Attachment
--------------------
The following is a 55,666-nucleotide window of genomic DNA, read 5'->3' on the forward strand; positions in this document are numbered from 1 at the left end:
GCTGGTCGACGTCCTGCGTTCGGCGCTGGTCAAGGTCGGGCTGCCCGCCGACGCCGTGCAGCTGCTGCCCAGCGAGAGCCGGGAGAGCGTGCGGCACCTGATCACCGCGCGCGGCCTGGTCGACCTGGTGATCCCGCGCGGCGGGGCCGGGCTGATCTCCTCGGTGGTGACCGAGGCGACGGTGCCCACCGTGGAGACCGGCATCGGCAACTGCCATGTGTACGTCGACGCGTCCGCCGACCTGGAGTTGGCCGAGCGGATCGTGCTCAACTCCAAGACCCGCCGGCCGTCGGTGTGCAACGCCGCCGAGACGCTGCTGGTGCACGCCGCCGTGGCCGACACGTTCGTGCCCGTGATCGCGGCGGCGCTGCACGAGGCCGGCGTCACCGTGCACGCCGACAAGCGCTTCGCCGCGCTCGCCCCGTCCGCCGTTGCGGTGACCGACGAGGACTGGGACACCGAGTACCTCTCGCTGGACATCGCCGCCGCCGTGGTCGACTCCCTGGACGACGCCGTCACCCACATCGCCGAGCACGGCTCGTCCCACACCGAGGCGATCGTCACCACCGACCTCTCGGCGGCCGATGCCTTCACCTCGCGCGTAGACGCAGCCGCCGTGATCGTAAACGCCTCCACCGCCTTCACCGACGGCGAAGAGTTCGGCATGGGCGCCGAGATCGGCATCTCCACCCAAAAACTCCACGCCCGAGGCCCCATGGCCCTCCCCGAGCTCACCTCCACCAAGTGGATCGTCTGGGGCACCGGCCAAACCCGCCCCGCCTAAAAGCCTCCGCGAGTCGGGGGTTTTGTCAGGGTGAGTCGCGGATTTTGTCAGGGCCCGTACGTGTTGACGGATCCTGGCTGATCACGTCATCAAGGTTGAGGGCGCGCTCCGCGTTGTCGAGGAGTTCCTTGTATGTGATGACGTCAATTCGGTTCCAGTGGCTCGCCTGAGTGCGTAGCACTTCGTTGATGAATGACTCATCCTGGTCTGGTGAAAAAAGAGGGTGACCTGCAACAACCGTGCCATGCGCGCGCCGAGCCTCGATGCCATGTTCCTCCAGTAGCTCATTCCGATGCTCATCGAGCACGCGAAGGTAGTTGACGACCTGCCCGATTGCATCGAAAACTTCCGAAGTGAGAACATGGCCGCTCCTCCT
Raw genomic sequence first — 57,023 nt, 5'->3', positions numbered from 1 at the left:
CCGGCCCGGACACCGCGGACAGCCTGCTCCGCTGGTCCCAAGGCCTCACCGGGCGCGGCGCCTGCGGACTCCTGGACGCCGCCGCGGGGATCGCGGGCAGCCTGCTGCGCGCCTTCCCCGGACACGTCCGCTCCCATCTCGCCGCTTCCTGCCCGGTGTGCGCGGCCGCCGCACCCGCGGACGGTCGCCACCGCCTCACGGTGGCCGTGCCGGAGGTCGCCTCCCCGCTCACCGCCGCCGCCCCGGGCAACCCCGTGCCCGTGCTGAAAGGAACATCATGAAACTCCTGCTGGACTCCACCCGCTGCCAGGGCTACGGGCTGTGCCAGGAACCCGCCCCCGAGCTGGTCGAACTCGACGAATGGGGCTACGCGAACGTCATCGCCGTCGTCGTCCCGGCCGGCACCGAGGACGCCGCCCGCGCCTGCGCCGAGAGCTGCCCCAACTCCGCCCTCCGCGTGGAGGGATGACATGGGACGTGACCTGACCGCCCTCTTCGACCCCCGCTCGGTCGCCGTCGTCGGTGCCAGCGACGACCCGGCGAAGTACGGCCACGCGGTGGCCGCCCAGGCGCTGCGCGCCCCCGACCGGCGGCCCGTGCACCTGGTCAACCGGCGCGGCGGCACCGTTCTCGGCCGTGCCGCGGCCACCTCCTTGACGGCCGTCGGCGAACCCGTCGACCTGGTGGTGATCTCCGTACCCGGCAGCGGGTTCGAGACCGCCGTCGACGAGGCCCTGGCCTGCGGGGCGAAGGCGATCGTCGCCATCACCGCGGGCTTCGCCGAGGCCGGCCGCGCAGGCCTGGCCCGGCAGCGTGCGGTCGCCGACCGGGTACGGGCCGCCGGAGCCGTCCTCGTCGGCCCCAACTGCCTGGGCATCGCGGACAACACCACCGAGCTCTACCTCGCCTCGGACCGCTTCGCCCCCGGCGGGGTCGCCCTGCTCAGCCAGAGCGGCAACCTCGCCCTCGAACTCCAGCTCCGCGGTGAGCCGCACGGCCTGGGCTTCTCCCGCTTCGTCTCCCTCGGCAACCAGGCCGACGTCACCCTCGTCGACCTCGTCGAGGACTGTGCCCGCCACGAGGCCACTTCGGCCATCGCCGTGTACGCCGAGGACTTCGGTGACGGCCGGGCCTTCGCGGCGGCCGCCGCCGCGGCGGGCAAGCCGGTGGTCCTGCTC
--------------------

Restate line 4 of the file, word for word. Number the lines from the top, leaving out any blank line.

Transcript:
CCGGCCCGGACACCGCGGACAGCCTGCTCCGCTGGTCCCAAGGCCTCACCGGGCGCGGCGCCTGCGGACTCCTGGACGCCGCCGCGGGGATCGCGGGCAGCCTGCTGCGCGCCTTCCCCGGACACGTCCGCTCCCATCTCGCCGCTTCCTGCCCGGTGTGCGCGGCCGCCGCACCCGCGGACGGTCGCCACCGCCTCACGGTGGCCGTGCCGGAGGTCGCCTCCCCGCTCACCGCCGCCGCCCCGGGCAACCCCGTGCCCGTGCTGAAAGGAACATCATGAAACTCCTGCTGGACTCCACCCGCTGCCAGGGCTACGGGCTGTGCCAGGAACCCGCCCCCGAGCTGGTCGAACTCGACGAATGGGGCTACGCGAACGTCATCGCCGTCGTCGTCCCGGCCGGCACCGAGGACGCCGCCCGCGCCTGCGCCGAGAGCTGCCCCAACTCCGCCCTCCGCGTGGAGGGATGACATGGGACGTGACCTGACCGCCCTCTTCGACCCCCGCTCGGTCGCCGTCGTCGGTGCCAGCGACGACCCGGCGAAGTACGGCCACGCGGTGGCCGCCCAGGCGCTGCGCGCCCCCGACCGGCGGCCCGTGCACCTGGTCAACCGGCGCGGCGGCACCGTTCTCGGCCGTGCCGCGGCCACCTCCTTGACGGCCGTCGGCGAACCCGTCGACCTGGTGGTGATCTCCGTACCCGGCAGCGGGTTCGAGACCGCCGTCGACGAGGCCCTGGCCTGCGGGGCGAAGGCGATCGTCGCCATCACCGCGGGCTTCGCCGAGGCCGGCCGCGCAGGCCTGGCCCGGCAGCGTGCGGTCGCCGACCGGGTACGGGCCGCCGGAGCCGTCCTCGTCGGCCCCAACTGCCTGGGCATCGCGGACAACACCACCGAGCTCTACCTCGCCTCGGACCGCTTCGCCCCCGGCGGGGTCGCCCTGCTCAGCCAGAGCGGCAACCTCGCCCTCGAACTCCAGCTCCGCGGTGAGCCGCACGGCCTGGGCTTCTCCCGCTTCGTCTCCCTCGGCAACCAGGCCGACGTCACCCTCGTCGACCTCGTCGAGGACTGTGCCCGCCACGAGGCCACTTCGGCCATCGCCGTGTACGCCGAGGACTTCGGTGACGGCCGGGCCTTCGCGGCGGCCGCCGCCGCGGCGGGCAAGCCGGTGGTCCTGCTC